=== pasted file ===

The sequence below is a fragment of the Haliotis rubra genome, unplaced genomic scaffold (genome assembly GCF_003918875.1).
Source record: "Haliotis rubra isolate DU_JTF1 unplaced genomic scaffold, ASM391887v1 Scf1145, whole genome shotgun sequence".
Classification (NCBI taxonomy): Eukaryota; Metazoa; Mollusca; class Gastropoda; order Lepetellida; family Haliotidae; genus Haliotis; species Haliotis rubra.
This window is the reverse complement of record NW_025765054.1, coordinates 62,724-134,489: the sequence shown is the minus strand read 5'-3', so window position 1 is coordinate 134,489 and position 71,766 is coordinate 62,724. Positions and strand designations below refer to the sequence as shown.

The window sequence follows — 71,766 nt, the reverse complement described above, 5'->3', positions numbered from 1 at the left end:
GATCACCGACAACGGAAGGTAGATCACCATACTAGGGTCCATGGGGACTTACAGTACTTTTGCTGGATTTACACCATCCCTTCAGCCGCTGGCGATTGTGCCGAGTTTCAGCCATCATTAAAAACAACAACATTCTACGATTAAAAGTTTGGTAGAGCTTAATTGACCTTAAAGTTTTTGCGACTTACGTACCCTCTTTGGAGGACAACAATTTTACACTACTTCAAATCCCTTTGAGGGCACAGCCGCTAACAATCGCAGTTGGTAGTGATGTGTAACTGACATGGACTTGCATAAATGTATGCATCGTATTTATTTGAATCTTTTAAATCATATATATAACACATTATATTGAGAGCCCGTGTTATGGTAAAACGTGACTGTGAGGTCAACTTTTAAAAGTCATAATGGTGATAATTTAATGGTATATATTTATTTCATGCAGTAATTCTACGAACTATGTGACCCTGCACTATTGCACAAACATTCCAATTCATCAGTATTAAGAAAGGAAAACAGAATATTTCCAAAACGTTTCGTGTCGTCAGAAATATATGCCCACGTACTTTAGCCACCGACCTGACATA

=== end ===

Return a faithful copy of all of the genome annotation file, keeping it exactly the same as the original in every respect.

The sequence below is a fragment of the Haliotis rubra genome, unplaced genomic scaffold (genome assembly GCF_003918875.1).
Source record: "Haliotis rubra isolate DU_JTF1 unplaced genomic scaffold, ASM391887v1 Scf1145, whole genome shotgun sequence".
Classification (NCBI taxonomy): Eukaryota; Metazoa; Mollusca; class Gastropoda; order Lepetellida; family Haliotidae; genus Haliotis; species Haliotis rubra.
This window is the reverse complement of record NW_025765054.1, coordinates 62,724-134,489: the sequence shown is the minus strand read 5'-3', so window position 1 is coordinate 134,489 and position 71,766 is coordinate 62,724. Positions and strand designations below refer to the sequence as shown.

The window sequence follows — 71,766 nt, the reverse complement described above, 5'->3', positions numbered from 1 at the left end:
GATCACCGACAACGGAAGGTAGATCACCATACTAGGGTCCATGGGGACTTACAGTACTTTTGCTGGATTTACACCATCCCTTCAGCCGCTGGCGATTGTGCCGAGTTTCAGCCATCATTAAAAACAACAACATTCTACGATTAAAAGTTTGGTAGAGCTTAATTGACCTTAAAGTTTTTGCGACTTACGTACCCTCTTTGGAGGACAACAATTTTACACTACTTCAAATCCCTTTGAGGGCACAGCCGCTAACAATCGCAGTTGGTAGTGATGTGTAACTGACATGGACTTGCATAAATGTATGCATCGTATTTATTTGAATCTTTTAAATCATATATATAACACATTATATTGAGAGCCCGTGTTATGGTAAAACGTGACTGTGAGGTCAACTTTTAAAAGTCATAATGGTGATAATTTAATGGTATATATTTATTTCATGCAGTAATTCTACGAACTATGTGACCCTGCACTATTGCACAAACATTCCAATTCATCAGTATTAAGAAAGGAAAACAGAATATTTCCAAAACGTTTCGTGTCGTCAGAAATATATGCCCACGTACTTTAGCCACCGACCTGACATA